Sometimes I struggle to execute a quilting idea in my head. This is one of the those quilts. I don’t know if it’s the color combination or the design, but there’s something about this quilt that I don’t love. I like the fabrics . . . as individual fabrics. I like the design . . . but not all together. Actually, if I’m being honest, my favorite part of the quilt is the fabric I used for the back. I suppose this is all part of both the learning and creative processes, but it’s hard not to feel like I’ve failed when I haven’t totally fallen in love with a quilt that I spent time designing and executing. I’m not sure I would call this an “ugly quilt”, it just doesn’t sit right with me. Maybe the next quilt will be a happier finish :-)
I love the precision of paper piecing but I’m not a huge fan of the paper waste. I’ve seen a bunch of very cool projects using paper piecing so I’m working on finding non-paper-waste work arounds (though I seem to have no problem with fabric waste – hmmm). I’ve seen beautiful versions of a spiderweb quilt using paper piecing, but honestly, I’m not all that into precision and if I can make it scrappy, then all the better!
I used this tutorial and started making the blocks only to find out that I didn’t have enough scraps so I had to “make” more. The white I used is practically see through and is very stretchy in this case, I didn’t really mind all the fabric waste. I threw in a couple of yellow blocks for fun. The blocks don’t match up perfectly, but I don’t mind – I LOVE how it came out!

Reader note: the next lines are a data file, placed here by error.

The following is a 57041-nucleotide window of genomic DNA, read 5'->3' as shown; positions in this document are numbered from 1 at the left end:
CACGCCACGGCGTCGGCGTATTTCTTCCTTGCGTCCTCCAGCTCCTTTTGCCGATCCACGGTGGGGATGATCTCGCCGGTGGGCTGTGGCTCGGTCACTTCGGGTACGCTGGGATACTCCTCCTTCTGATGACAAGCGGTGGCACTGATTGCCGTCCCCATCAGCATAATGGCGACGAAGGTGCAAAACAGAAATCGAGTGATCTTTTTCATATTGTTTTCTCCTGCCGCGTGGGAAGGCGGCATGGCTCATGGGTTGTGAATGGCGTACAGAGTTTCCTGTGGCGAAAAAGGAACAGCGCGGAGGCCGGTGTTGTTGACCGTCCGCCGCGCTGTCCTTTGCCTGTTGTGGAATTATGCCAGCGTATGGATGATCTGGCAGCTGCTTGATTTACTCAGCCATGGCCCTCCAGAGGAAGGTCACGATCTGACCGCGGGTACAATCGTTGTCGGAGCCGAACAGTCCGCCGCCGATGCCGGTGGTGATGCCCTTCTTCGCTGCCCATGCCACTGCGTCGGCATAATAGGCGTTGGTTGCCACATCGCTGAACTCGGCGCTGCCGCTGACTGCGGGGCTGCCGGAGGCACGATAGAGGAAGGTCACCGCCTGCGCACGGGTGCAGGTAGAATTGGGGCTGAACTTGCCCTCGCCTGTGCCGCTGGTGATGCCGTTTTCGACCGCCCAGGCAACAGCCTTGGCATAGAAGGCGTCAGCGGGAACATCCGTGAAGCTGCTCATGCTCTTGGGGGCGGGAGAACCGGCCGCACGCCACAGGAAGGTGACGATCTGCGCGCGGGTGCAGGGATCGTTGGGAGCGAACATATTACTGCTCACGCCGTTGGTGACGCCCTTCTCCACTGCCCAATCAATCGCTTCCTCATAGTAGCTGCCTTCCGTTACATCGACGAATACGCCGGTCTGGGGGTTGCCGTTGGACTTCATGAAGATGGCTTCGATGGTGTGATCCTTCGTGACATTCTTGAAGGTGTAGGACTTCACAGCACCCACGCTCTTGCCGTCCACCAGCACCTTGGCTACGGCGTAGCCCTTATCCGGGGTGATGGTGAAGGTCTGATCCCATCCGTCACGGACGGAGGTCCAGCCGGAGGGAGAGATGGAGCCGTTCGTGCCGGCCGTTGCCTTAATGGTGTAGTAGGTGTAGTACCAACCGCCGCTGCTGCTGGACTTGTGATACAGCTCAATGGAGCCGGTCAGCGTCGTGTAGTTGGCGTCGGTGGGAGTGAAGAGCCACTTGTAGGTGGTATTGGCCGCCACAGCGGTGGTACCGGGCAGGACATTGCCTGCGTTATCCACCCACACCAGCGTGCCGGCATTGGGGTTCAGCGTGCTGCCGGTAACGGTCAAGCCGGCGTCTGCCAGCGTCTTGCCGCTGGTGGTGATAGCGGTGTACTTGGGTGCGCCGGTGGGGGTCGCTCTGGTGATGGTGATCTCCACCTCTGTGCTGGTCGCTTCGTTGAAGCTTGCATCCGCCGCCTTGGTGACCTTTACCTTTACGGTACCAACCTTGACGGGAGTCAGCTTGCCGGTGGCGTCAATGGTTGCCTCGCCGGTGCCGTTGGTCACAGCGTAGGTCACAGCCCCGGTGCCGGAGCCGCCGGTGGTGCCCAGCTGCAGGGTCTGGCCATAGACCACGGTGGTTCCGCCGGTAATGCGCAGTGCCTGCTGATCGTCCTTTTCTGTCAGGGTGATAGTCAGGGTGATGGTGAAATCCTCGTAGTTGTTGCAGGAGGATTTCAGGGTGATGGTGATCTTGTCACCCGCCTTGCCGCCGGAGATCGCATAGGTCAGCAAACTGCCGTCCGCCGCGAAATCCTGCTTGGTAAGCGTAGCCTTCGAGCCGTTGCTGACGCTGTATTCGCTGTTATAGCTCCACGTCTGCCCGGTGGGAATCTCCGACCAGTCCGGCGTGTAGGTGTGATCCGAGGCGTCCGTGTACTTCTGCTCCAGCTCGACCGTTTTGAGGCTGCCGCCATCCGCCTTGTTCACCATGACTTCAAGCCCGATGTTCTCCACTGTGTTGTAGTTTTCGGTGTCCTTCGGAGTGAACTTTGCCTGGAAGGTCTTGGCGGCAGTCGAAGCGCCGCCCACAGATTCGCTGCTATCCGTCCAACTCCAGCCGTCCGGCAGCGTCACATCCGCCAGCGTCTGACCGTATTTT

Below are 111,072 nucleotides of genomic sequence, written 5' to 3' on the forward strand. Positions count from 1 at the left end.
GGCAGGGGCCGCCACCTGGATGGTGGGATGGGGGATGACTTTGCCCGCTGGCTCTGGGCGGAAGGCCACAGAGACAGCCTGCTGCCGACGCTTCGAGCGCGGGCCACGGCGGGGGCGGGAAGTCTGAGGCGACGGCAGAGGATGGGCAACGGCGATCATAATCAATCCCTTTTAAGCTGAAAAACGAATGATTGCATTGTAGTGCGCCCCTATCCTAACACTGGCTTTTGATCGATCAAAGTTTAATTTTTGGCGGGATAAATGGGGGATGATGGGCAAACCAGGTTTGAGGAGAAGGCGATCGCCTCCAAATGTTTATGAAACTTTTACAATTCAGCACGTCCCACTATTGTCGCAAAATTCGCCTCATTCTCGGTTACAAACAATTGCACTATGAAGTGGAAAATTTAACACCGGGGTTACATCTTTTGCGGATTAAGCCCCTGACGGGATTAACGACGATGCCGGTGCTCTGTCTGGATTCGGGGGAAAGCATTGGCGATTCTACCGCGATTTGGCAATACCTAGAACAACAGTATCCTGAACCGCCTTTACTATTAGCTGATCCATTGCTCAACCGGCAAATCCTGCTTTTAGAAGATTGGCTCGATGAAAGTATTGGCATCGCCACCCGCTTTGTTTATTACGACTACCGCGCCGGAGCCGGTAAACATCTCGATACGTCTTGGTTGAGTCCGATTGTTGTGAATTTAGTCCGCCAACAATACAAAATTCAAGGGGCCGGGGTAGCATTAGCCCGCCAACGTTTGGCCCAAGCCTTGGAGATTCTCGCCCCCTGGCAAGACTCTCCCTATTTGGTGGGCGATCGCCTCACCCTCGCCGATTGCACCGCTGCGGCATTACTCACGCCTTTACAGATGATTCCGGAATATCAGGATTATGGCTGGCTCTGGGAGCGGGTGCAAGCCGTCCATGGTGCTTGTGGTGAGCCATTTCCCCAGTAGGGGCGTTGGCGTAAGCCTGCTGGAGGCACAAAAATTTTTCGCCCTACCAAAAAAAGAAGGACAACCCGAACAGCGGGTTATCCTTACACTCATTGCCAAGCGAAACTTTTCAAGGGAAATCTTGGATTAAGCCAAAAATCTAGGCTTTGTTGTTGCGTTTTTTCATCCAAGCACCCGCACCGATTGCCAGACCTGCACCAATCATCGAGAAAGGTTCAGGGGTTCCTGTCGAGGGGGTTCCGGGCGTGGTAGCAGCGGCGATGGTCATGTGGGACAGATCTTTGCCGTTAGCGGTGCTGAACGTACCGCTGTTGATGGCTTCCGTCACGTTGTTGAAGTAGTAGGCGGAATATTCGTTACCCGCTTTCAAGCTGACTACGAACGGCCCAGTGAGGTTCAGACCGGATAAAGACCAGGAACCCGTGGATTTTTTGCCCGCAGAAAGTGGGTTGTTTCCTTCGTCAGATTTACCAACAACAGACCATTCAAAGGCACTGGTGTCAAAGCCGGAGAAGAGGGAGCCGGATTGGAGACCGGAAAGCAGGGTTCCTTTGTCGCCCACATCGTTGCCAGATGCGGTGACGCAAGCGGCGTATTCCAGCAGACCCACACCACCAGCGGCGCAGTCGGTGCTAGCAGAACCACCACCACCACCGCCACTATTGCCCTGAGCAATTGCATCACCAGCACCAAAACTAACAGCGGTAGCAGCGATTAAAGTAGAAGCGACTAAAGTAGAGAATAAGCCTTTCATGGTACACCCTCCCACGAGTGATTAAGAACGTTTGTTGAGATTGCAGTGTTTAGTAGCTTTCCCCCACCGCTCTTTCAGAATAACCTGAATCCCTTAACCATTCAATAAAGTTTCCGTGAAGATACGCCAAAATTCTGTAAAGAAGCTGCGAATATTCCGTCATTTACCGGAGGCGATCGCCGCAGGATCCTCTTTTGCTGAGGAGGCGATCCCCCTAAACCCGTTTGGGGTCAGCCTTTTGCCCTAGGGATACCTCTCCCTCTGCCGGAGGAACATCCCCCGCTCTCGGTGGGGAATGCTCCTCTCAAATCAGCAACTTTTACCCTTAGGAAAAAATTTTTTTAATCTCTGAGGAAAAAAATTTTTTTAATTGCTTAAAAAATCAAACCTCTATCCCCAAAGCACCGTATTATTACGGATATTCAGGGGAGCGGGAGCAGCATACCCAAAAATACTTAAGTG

For the back, I used up some larger panels that I had. I did the same for the binding.
This one is for Project Linus.
I had to take my machine in to the shop for a tune-up this weekend – cascading thread fluff from the top of the machine isn’t a good thing, right? While I miss my baby, I’m already planning my next project :-)
I seem to always be a few steps (years) behind the latest Internet quilt craze. Case in point: the Moda Quilt Love has been around for a few years but it was only this summer that I became obsessed with it and decided I had to make it.
The pattern is written for three different sizes – mini, average and extra-large (my names for the size options). I had initially thought that I wanted to make a bunch of minis and sew them all together. The joke was on me as I sewed all those tiny pieces together! I know there’s a bit of a movement toward “smaller sewing” but I won’t be joining that bandwagon anytime soon as I lack the skills for the precision cutting that going small requires. My mini sample is adorable but at ~10″, there was no way I was going to have the patience to make “a bunch”!
I loved the pattern and loved using the red fabric so I decided to go extra-large and make a scrappy red one. My cutting accuracy skills and counting skills were really challenged with this (don’t ask), despite only needing to cut 9.5″ and 10″ squares.
I know I say this all the time, but I love how it came out :-)
The back is nothing exciting – an old white sheet of my mom’s. I think you can just make out how I quilted it – double lines to mirror the horizontal and vertical seams and then more double lined around the center verticals. I used up a ton of random leftover batting on this too.
All in all, a fun (and fast!) quilt to make. It’s for Project Linus :-)